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Preface: This review was originally written for AsianAvenue.com but no longer exists on their site. As you can see with both this and the Popmatters review (see below), there's much more ambivalence about the film now that it actually came out and I think that's a fair bargain. Most of my critiques of the film existed when I first saw it but I was more invested in helping promote its wider release first before pointing out where I felt it fell short.
See also: Better Luck Tomorrow review for Popmatters.com.
THE REVIEW (in full after jump).
Tomorrow Arrives Today
By Oliver Wang
Within Asian American cinema, there’ve been films labeled “important” films, but the label usually hides the fact that they’re not very good. There have been “important” Asian American films that help the community articulate its silenced issues or gain ground in Hollywood, but to be brutally honest, many – if not most – have suffered formally. In other words, they lack basic cinematic qualities such as interesting writing, compelling acting, efficient editing, etc.
I’ve heard people remark, “oh, it was pretty good for an Asian American film”, which is about as damning with faint praise as you can get. At the same time, I understand the feeling. There are many decent films from our community – Lin’s first effort Shopping For Fangs or Mina Shum’s Double Happiness were both good movies, just to name two from the last ten years. But in terms of unequivocally great films, that list is far, far shorter. Chan Is Missing still occupies the top slot, which is sadly ironic since that film ushered in the era of Asian American features but no one since has been able to top Wang’s brilliant mesh of quirky, genre-twisting narrative, true-to-life characters and provocative social commentary.
Justin Lin’s Better Luck Tomorrow is the first film in this long, lonely hiatus that’s generated enough hype to represent a potential sea-change. Sundance patrons, including Roger Ebert, loved it. MTV Films signed it. The buzz is deafening and much of it is well-earned., There’s never been an Asian American film like it. This tale of overachievers turned amateur criminals takes every image of Asian American teens we’ve ever seen, pushes it over, and then gleefully stomps on whatever’s left. It probably sounds antiquated and academic to talk about positive or negative“media images” in 2003, but after two decades of generation gap and immigrant story films, it’s genuinely refreshing to watch a movie that doesn’t feel like an Asian American Studies lesson. Instead, BLT profiles a train wreck of masculinity issues that Asian American men struggle with: self-image, aggression, sexuality, privilege.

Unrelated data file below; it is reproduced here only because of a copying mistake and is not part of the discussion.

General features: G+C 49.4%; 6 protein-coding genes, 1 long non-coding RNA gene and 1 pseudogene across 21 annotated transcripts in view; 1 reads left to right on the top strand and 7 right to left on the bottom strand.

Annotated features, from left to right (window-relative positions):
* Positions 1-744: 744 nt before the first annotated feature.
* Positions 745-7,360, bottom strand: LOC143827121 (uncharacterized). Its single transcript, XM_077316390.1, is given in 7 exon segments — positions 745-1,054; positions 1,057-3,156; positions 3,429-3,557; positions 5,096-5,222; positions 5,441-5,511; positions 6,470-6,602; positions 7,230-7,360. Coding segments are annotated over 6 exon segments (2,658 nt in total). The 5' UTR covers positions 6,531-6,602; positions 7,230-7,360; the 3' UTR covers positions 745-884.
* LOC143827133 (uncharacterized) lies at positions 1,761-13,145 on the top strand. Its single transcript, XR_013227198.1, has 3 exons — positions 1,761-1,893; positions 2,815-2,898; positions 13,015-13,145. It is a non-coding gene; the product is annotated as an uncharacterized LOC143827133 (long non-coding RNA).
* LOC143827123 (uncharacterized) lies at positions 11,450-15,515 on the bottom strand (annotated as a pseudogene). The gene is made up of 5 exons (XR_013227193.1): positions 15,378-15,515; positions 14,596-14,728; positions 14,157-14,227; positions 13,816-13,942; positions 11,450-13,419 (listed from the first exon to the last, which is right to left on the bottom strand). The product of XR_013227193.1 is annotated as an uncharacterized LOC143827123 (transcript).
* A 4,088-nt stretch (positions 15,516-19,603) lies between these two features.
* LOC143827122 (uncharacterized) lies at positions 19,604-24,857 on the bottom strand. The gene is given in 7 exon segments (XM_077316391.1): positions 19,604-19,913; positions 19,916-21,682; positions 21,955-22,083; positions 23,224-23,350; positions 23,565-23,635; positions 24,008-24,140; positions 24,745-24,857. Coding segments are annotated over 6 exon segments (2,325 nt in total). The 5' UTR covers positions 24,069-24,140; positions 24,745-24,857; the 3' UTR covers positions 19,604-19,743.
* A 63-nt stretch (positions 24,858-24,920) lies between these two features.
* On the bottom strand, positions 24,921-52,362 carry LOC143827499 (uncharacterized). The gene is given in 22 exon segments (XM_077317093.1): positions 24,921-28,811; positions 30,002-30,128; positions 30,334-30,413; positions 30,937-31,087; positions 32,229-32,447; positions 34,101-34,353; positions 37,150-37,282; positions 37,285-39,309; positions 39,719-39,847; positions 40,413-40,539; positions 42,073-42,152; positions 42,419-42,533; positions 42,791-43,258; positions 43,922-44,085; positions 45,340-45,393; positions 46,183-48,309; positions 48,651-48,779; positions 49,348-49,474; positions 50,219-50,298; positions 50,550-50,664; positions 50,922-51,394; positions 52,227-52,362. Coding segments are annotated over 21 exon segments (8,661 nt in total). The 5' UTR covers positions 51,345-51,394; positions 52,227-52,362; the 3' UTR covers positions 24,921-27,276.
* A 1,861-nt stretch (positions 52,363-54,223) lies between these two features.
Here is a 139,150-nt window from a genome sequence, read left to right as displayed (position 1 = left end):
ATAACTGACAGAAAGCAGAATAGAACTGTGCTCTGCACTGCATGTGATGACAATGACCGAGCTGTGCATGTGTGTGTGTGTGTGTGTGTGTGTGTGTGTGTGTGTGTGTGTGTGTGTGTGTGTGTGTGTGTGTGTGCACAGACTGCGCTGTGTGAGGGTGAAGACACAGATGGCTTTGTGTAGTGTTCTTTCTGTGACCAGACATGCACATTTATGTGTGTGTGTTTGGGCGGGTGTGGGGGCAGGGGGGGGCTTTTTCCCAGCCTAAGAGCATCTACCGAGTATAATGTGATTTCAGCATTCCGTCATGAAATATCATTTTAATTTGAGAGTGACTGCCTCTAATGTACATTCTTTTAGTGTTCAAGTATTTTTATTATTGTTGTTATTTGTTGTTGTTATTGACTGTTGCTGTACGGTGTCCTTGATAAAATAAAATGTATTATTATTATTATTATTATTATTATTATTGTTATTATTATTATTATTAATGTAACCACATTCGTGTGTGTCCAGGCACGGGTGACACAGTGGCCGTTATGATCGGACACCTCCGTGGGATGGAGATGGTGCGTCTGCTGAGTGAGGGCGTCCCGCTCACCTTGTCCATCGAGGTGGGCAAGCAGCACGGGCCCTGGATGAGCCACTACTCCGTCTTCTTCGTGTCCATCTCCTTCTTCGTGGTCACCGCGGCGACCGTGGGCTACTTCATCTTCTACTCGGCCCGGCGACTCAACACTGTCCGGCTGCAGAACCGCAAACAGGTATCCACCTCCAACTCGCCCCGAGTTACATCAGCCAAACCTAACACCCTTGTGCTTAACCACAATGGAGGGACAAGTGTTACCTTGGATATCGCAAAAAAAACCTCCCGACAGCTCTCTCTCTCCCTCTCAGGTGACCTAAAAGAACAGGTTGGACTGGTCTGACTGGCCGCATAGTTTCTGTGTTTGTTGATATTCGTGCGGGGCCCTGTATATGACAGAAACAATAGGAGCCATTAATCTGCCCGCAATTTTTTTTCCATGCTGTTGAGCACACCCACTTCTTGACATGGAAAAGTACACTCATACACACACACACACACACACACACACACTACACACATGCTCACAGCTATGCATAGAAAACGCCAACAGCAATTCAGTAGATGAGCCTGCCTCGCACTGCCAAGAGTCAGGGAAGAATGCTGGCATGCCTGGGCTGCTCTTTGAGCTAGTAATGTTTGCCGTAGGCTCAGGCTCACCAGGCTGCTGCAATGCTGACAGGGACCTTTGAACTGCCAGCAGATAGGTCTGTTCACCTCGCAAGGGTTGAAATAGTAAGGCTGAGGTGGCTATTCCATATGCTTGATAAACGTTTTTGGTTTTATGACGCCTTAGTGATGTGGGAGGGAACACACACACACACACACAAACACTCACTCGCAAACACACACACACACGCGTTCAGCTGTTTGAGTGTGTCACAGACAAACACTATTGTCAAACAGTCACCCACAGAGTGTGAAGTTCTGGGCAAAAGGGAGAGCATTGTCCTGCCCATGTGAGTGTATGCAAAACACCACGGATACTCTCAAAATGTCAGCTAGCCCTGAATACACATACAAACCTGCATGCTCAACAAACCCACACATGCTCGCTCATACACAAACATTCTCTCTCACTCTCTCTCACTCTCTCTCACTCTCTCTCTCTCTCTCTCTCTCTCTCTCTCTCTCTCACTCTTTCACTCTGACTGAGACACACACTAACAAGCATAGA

All of this makes Better Luck Tomorrow a compelling film, an important film but I’ve struggled to determine whether or not BLT is a great film – by Asian American or anyone’s standards. In all honesty, the film suffers from many of the formal qualities I noted earlier. In the film festival version I saw (which is slightly different than the theatrical release), the storytelling felt sluggish and uneven, in need of tighter, snappier editing. I thought some of the acting was superb, especially Jason Tobin as Virgil, a hyperactive firecracker that Tobin plays with an impressive blend of abandon and vulnerability. On the other hand, Parry Shen plays Ben, the lead protagonist, but he can’t generate the kind of charisma his character needs to earn our empathy. Likewise, I felt like Karin Anna Cheung’s role as Stephanie Vandergosh – the lead and lone female in this mostly male brigade – was wasted as her character was thinly written and more a placeholder than genuine person.
Of course, as many have noted, if BLT aspires to be a rollicking teens-gone-bad film, who really cares about the pacing or character arc? The thing is though, I don’t think BLT is meant to be the yellow-ized version of Larry Clark’s Bully or Roger Avary’s Rules of Attraction. It aspires to be a thinking person’s film. Lin does a marvelous job of leaving us feeling complicit for enjoying the spiraling rampage that unfolds before us. The film’s embrace of amorality isn’t flaunted as an act of pride but is meant to genuinely provoke debate and dialogue. Some argue that because BLT doesn’t deal in any of the usual “Asian American issues”, i.e. identity politics, parental-child conflict, etc. it’s actually a color-blind/race-less film but that’s far from the truth. That Lin wrote the film with an all-Asian cast in mind is not just charity for hard-luck actors but a deliberate attempt to rattle popular perceptions of Asian American personalities.
I’m left to say that BLT is a film well worth watching – which I plan to again and I encourage everyone to do the same. This is an unprecedented opportunity for Asian American film to step forward into the mainstream. Moreover, it forces everyone – Asian American or otherwise – to reconsider what we know of one another and ourselves and that’s an achievement in itself. In saying this, I don’t ignore the movie’s flaws and I don’t think this, or any film for that matter, is worthy of uncritical support. Better Luck Tomorrow is, however, a film deserving of intelligent and judicious support. Indeed, this is a movie that surely expects nothing less.